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Sociology of Education in IndiaChanging Contours and Emerging Concerns$
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Geetha B. Nambissan and Srinivasa Rao

Print publication date: 2012

Print ISBN-13: 9780198082866

Published to Oxford Scholarship Online: January 2013

DOI: 10.1093/acprof:oso/9780198082866.001.0001

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PRINTED FROM OXFORD SCHOLARSHIP ONLINE (oxford.universitypressscholarship.com). (c) Copyright Oxford University Press, 2021. All Rights Reserved. An individual user may print out a PDF of a single chapter of a monograph in OSO for personal use. date: 19 October 2021

Structural Exclusion in Everyday Institutional Life

Structural Exclusion in Everyday Institutional Life

Labelling of Stigmatized Groups in an IIT

(p.199) 9 Structural Exclusion in Everyday Institutional Life
Sociology of Education in India

Geetha B. Nambissan

S. Srinivasa Rao

Oxford University Press

This chapter examines how institutions becomes sites for structural discrimination and labelling by describing the reasons for the failure of students from Scheduled Castes (SCs) and Scheduled Tribes (STs) in one Indian Institute of Technology (IIT) during 2005–2006. The causes of academic failure were put down to their lack of social ‘adjustment,’ and did not include the deep roots of the process that characterizes a student from a socially stigmatized group as ‘not capable of success’ and as ‘destined to fail’. Using Erving Goffman’s theoretical ideas on ‘stigma’, the author analyses interviews undertaken with students from stigmatized groups and explains how stigma-based structural categorizations and labelling emerge, play out, and affect a student's academic achievement as well as social adjustment. The author also explains how institutions practise unwritten rules that distinctly identify individuals and groups who are labelled as disadvantaged by their structural location and status. Eventually, the cornerstone of the whole educational and social system encloses the underprivileged classes in the roles which society has already given them, which is only a result of their inferior social status. The author concludes by pointing out that policies and practices that identify, recognize, and label students within academic (pedagogical) and non-academic (non-pedagogical) contexts of the institution are detrimental to the success of SC/ST students.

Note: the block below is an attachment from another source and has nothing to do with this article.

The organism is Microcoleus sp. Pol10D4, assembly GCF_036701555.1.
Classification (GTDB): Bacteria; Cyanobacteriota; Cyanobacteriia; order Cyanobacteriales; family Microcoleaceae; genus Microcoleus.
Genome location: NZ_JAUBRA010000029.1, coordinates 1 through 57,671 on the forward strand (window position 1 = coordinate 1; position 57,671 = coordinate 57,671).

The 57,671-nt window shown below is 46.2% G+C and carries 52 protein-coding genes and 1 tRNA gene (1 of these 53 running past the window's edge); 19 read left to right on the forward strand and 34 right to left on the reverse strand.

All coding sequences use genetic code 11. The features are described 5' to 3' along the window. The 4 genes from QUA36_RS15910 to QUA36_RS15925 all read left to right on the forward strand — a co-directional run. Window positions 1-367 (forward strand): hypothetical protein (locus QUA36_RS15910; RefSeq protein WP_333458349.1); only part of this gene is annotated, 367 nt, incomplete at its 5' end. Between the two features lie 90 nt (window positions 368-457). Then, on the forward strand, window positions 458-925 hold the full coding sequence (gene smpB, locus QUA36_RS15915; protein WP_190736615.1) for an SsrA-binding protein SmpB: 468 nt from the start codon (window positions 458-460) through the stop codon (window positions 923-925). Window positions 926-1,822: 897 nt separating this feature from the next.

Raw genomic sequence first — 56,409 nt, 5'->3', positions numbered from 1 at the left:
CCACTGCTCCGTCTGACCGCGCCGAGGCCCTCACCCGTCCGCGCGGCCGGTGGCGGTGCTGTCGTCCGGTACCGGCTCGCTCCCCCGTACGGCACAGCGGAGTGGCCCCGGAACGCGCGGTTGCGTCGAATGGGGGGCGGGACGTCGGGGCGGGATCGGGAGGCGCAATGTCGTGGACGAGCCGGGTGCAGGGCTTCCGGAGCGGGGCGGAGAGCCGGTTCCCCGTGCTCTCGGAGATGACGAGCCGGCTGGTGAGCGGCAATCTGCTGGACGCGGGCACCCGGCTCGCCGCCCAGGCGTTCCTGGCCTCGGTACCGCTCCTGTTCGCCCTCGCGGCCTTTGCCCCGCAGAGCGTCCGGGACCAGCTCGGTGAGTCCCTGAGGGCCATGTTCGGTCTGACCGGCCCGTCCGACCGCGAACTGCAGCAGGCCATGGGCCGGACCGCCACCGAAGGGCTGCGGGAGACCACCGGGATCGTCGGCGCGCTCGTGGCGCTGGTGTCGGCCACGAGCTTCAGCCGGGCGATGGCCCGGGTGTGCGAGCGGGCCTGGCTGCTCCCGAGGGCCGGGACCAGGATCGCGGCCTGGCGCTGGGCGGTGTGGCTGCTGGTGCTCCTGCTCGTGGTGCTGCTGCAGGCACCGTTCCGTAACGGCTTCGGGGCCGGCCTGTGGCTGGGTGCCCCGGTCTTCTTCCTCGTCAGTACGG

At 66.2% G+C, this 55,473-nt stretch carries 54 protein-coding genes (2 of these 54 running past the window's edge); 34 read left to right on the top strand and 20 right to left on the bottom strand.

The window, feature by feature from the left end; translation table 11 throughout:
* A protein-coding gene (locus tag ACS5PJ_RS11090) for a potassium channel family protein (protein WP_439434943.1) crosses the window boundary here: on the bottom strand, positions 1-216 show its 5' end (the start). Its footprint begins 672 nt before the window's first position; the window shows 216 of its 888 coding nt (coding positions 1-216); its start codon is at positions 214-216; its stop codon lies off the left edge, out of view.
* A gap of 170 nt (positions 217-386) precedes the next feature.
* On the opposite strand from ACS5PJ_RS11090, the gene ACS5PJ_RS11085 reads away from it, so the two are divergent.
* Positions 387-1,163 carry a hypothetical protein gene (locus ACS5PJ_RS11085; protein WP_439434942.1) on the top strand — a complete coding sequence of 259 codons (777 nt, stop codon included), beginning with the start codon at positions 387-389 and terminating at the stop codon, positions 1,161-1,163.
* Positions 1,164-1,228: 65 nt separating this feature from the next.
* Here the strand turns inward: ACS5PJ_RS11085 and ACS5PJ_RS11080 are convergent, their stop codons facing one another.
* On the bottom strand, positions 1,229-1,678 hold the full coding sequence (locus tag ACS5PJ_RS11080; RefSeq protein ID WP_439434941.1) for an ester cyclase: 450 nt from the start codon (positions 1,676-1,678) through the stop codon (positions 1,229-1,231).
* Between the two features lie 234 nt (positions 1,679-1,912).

Keywords:   institutionalized exclusion, Indian Institute of Technology, structural categorizations, caste labelling, tribe labelling, student labelling, stigma, social adjustment, academic failure, student self-exclusion, stigmatized students

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